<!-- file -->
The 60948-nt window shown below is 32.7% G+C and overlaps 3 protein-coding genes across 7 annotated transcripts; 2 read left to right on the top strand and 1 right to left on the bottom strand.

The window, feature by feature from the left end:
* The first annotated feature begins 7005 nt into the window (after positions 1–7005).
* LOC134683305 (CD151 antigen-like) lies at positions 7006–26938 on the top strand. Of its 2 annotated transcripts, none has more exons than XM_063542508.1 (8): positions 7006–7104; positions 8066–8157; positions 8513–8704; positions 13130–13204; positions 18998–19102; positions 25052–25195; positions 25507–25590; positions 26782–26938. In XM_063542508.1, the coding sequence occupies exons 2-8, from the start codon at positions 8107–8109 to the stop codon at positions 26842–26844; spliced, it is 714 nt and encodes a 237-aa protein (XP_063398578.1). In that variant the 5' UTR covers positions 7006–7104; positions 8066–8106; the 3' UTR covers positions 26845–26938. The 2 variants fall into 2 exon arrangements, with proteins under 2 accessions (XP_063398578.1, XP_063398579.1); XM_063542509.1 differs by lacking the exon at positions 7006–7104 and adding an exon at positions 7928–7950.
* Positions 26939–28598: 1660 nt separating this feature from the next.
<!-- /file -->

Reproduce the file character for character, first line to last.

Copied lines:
The 60948-nt window shown below is 32.7% G+C and overlaps 3 protein-coding genes across 7 annotated transcripts; 2 read left to right on the top strand and 1 right to left on the bottom strand.

The window, feature by feature from the left end:
* The first annotated feature begins 7005 nt into the window (after positions 1–7005).
* LOC134683305 (CD151 antigen-like) lies at positions 7006–26938 on the top strand. Of its 2 annotated transcripts, none has more exons than XM_063542508.1 (8): positions 7006–7104; positions 8066–8157; positions 8513–8704; positions 13130–13204; positions 18998–19102; positions 25052–25195; positions 25507–25590; positions 26782–26938. In XM_063542508.1, the coding sequence occupies exons 2-8, from the start codon at positions 8107–8109 to the stop codon at positions 26842–26844; spliced, it is 714 nt and encodes a 237-aa protein (XP_063398578.1). In that variant the 5' UTR covers positions 7006–7104; positions 8066–8106; the 3' UTR covers positions 26845–26938. The 2 variants fall into 2 exon arrangements, with proteins under 2 accessions (XP_063398578.1, XP_063398579.1); XM_063542509.1 differs by lacking the exon at positions 7006–7104 and adding an exon at positions 7928–7950.
* Positions 26939–28598: 1660 nt separating this feature from the next.